Controlled pore collapse to increase solute rejection of modified PES membranes

Libor Zverina, Marcus Koch, Mads F. Andersen, Manuel Pinelo, John M. Woodley, Anders E. Daugaard*

*Corresponding author for this work

Research output: Contribution to journalJournal articleResearchpeer-review

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Pore collapse upon drying is a well-known phenomenon in ultrafiltration PES membranes. Here we demonstrate how alteration of membrane surface chemistry can be used to control the extent of pore collapse and ultimately to tailor membrane properties. Commercial hollow-fiber PES membranes were modified via surface-initiated ATRP to obtain different polymer-grafted membranes and were subsequently dried to facilitate pore collapse. The different polymer grafts could be used for controlling the water flux and solute rejection characteristics of the membranes. Controlled membrane pore collapse could be exploited to obtain higher rejection of sodium chloride, magnesium sulfate and calcein. Calcein as the largest solute showed almost full rejection (98.9 ± 0.3%) on the membrane. The chemical nature of the grafted polymer was directly reflected in the water flux-to-rejection ratio and the extent of pore collapse.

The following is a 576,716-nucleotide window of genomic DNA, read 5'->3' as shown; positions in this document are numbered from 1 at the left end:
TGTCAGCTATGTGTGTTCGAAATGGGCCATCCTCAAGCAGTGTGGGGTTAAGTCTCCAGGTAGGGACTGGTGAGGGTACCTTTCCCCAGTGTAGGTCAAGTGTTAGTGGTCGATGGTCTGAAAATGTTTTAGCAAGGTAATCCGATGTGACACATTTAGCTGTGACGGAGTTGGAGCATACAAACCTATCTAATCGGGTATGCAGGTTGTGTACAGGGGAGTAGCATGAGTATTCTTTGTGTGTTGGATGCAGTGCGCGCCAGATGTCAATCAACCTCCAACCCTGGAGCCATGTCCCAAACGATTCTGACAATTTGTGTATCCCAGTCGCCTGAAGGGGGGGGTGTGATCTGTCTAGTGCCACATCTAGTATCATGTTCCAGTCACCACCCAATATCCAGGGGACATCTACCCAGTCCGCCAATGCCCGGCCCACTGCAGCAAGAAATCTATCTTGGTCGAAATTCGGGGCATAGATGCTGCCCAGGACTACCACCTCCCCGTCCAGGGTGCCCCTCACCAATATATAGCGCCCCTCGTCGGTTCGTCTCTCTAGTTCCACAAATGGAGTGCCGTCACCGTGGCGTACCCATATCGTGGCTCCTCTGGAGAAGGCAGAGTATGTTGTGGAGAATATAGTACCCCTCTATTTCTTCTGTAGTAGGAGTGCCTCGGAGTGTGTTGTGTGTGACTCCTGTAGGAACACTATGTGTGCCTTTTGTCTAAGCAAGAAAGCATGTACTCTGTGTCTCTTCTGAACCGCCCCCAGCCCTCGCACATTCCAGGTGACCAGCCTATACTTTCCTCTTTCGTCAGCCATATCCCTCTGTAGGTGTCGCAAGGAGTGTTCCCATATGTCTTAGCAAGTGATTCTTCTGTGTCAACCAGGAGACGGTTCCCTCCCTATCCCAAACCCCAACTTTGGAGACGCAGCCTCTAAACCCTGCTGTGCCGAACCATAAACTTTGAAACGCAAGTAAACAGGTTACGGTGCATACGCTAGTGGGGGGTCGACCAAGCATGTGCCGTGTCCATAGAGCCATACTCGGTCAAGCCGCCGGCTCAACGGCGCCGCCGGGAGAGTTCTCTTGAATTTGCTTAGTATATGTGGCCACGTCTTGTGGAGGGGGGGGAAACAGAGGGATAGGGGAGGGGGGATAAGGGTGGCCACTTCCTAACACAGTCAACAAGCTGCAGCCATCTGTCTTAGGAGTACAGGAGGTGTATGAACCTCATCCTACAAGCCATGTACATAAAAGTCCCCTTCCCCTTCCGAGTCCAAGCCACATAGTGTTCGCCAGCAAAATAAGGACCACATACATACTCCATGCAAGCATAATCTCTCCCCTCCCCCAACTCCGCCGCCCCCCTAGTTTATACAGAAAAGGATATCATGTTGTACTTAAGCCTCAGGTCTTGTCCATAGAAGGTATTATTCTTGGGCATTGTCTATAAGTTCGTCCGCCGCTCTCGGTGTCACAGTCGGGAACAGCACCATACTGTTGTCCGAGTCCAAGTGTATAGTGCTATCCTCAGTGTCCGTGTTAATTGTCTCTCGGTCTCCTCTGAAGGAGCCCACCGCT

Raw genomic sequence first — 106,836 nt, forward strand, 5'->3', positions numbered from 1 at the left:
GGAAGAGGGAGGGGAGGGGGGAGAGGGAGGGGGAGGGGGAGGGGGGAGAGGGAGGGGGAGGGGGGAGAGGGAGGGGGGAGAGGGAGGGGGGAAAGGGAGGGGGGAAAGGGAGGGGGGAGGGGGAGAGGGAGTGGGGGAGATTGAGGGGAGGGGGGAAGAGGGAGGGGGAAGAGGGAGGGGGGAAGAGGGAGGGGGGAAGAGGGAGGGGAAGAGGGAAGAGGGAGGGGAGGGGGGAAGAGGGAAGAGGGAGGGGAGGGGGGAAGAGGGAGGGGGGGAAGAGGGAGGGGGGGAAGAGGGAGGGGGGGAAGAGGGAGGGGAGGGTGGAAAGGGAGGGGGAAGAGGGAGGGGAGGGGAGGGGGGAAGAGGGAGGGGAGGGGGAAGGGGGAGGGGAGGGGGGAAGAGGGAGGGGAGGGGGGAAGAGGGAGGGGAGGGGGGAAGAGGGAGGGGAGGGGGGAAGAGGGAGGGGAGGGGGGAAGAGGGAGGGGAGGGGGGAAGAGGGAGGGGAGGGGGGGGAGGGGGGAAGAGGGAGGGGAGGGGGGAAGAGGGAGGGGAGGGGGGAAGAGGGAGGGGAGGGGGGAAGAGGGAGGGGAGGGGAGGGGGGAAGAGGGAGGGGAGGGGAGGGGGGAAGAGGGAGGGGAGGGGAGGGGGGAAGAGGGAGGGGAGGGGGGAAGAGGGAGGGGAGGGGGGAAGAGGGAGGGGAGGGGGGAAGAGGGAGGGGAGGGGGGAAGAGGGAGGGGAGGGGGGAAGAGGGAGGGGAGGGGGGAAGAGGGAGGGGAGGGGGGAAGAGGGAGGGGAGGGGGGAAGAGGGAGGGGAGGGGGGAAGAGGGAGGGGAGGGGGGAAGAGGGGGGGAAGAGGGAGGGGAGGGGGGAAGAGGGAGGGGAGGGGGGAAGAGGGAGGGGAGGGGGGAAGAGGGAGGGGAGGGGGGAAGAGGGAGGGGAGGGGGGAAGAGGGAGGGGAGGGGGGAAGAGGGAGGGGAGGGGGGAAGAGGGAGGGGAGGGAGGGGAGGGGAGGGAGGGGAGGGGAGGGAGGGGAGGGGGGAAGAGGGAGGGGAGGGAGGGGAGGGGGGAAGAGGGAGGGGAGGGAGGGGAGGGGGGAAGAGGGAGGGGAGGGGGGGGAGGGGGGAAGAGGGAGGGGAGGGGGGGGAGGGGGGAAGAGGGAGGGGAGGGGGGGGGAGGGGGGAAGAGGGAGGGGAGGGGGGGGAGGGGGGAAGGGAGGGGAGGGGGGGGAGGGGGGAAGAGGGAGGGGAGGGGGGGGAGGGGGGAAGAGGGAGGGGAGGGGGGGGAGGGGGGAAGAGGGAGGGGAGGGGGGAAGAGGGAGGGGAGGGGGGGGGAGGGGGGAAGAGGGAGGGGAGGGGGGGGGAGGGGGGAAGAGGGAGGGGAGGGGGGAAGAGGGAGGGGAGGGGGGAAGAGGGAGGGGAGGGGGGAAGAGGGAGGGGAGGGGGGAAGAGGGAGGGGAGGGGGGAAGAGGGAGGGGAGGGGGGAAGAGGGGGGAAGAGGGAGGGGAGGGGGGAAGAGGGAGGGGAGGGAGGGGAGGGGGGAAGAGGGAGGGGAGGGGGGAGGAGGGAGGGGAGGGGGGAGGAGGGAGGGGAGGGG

Original languageEnglish
Article number117515
JournalJournal of Membrane Science
Number of pages27
Publication statusPublished - 2020


  • Commercial hollow-fiber polyethersulfone membrane
  • Surface functionalization
  • Heterogeneous reaction
  • Solute rejection
  • Controlled pore collapse


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